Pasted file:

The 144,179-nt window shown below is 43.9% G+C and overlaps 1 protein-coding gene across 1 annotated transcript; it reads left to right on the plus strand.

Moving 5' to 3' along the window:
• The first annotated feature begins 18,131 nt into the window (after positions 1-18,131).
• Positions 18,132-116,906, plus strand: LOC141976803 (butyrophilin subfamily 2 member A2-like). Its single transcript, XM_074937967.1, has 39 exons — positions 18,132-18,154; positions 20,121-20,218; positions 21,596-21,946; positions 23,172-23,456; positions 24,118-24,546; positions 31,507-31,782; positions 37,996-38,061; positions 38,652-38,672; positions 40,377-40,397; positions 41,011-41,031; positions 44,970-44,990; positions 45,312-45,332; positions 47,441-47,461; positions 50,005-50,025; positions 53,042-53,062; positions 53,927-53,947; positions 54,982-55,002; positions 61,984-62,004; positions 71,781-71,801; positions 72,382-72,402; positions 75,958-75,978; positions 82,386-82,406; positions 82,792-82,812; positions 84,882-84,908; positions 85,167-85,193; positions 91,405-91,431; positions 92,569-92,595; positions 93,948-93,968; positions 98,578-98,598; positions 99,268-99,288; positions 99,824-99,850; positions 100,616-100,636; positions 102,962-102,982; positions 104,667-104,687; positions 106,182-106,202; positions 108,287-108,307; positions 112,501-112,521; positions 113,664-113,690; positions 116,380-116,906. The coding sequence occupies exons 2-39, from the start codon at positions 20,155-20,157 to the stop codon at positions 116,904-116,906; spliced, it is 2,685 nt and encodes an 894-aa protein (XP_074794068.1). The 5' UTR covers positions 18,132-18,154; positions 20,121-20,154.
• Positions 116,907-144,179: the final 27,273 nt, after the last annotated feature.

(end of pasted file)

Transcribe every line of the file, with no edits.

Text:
The 144,179-nt window shown below is 43.9% G+C and overlaps 1 protein-coding gene across 1 annotated transcript; it reads left to right on the plus strand.

Moving 5' to 3' along the window:
• The first annotated feature begins 18,131 nt into the window (after positions 1-18,131).
• Positions 18,132-116,906, plus strand: LOC141976803 (butyrophilin subfamily 2 member A2-like). Its single transcript, XM_074937967.1, has 39 exons — positions 18,132-18,154; positions 20,121-20,218; positions 21,596-21,946; positions 23,172-23,456; positions 24,118-24,546; positions 31,507-31,782; positions 37,996-38,061; positions 38,652-38,672; positions 40,377-40,397; positions 41,011-41,031; positions 44,970-44,990; positions 45,312-45,332; positions 47,441-47,461; positions 50,005-50,025; positions 53,042-53,062; positions 53,927-53,947; positions 54,982-55,002; positions 61,984-62,004; positions 71,781-71,801; positions 72,382-72,402; positions 75,958-75,978; positions 82,386-82,406; positions 82,792-82,812; positions 84,882-84,908; positions 85,167-85,193; positions 91,405-91,431; positions 92,569-92,595; positions 93,948-93,968; positions 98,578-98,598; positions 99,268-99,288; positions 99,824-99,850; positions 100,616-100,636; positions 102,962-102,982; positions 104,667-104,687; positions 106,182-106,202; positions 108,287-108,307; positions 112,501-112,521; positions 113,664-113,690; positions 116,380-116,906. The coding sequence occupies exons 2-39, from the start codon at positions 20,155-20,157 to the stop codon at positions 116,904-116,906; spliced, it is 2,685 nt and encodes an 894-aa protein (XP_074794068.1). The 5' UTR covers positions 18,132-18,154; positions 20,121-20,154.
• Positions 116,907-144,179: the final 27,273 nt, after the last annotated feature.